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Patrick Henry's War Speech. 1. Mr. President, It is natural for man to indulge in the illusions of hope. We are apt to shut our eyes against a painful truth, and listen to the song of the Syrian till she transforms us into beasts. But is this the part of wise men, engaged in an arduous struggle for liberty? Are we of the number, who, having eyes, see not, and having eais, hear not the things that so nearly concern their temporal salvation?

2. I have but one lamp by which my feet are guided, and that is the lamp of experience. What do the war-like preparations which cover our waters, and darken our land, imply? Are they necessary in a work of love? Suffer not yourselves to be betrayed by a kiss. These are the implements of subjugation;-the last arguments to which king's resort.

3. We have done every thing that could be done to avert the storm that is now gathering. We have petitioned, supplicated, and prostrated ourselves before the throne, and implored its interposition to arrest the tyrannical hand of the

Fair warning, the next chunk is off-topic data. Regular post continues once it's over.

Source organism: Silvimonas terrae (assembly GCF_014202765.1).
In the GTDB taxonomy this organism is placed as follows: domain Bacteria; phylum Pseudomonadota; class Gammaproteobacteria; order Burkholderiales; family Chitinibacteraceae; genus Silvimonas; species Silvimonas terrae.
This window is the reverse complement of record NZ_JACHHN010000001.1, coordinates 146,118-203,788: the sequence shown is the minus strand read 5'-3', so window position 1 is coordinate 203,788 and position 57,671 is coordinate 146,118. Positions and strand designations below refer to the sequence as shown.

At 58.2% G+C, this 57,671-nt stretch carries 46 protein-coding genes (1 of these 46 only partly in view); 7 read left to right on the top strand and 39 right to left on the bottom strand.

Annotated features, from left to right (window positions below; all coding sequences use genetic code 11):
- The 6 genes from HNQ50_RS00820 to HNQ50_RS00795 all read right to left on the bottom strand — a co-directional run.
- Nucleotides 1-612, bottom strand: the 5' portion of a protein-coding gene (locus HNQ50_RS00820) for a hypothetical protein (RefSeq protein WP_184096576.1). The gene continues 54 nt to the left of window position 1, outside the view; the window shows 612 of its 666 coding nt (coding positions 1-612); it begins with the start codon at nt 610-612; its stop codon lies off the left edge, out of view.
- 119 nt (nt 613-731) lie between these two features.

ministry and parliament. But our petitions have been slighted and insulted, and we have been spurned from the foot of the throne.

4. There is no longer room for hope. If we wish to be free, we must fight! I repeat it, sir, we must fight!! An appeal to arms, and to the God of hosts is all that is left us ! They tell us we are weak,-unable to cope with so formidable an adversary;—but when shall we be stronger? Will it be next week or next year? Will it be when we are totally disarmed, and a British guard is stationed in every house? Shall we acquire the means of resistence by lying supinely on our backs, and hugging the delusive phantom of hope, until our enemy has bound us hand and foot ?